A lot of recent hybrids actually have a disadvantage certainly in the UK tax regime company car market, that Mitsubishi has yet again played a blinder on.

As a way of reimbursing both electric and fossil fuel consumption, many companies are paying their driver 'advisory fuel rates' set by HMRC.For petrol hybrids up to 2L such as S60, XC50, new XC40 that is only 14p a mile, barely break even if you manage 40mpg.Mitsubishi went from 2L to 2.4L on the last PHEV update, whilst increasing capacity they also got more efficiency too but an 'over 2.0L' is repaid currently at 21p per mile meaning drivers making a tidy profit for every company mile they drive as even the most lead footed will do way better than 26mpg the break even point.

Cenuijmu 18 September 2019

I'll have a 6 year old 2nd hand one please

With

"2.0-litre four-cylinder petrol engine that is both turbocharged and supercharged, but it’s also a plug-in hybrid, supplemented by an 86bhp electric motor driving the rear axle for all-wheel drive."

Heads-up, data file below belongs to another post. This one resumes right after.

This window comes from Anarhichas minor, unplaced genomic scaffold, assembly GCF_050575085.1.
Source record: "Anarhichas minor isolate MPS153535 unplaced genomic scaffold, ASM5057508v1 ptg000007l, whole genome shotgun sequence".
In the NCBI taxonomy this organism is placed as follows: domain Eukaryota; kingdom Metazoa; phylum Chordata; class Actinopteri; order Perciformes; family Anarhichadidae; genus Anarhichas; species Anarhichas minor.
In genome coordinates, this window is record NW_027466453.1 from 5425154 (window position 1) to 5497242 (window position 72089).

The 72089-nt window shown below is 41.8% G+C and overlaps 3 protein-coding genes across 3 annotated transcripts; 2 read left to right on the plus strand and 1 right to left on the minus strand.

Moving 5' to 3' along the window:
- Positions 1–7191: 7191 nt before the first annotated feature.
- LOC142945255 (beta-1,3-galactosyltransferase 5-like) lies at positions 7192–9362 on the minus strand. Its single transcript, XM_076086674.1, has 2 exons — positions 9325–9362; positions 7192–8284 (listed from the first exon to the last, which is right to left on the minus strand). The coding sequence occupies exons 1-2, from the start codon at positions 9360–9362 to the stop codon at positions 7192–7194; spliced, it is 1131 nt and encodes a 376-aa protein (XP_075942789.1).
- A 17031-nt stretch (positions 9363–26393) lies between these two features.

What could possibly go wrong?      This is going to depreciate like a BMW M5  V10 ....

xxxx 18 September 2019

Agreed but...

Cenuijmu wrote:

With

"2.0-litre four-cylinder petrol engine that is both turbocharged and supercharged, but it’s also a plug-in hybrid, supplemented by an 86bhp electric motor driving the rear axle for all-wheel drive."

What could possibly go wrong?      This is going to depreciate like a BMW M5  V10 ....

Takeitslowly any opinions you care to share on other opinions

Thekrankis 18 September 2019

The sad thing about Volvo’s success

Is that every time they produce another cracking car you are reminded how much we miss SAAB.

Find an Autocar car review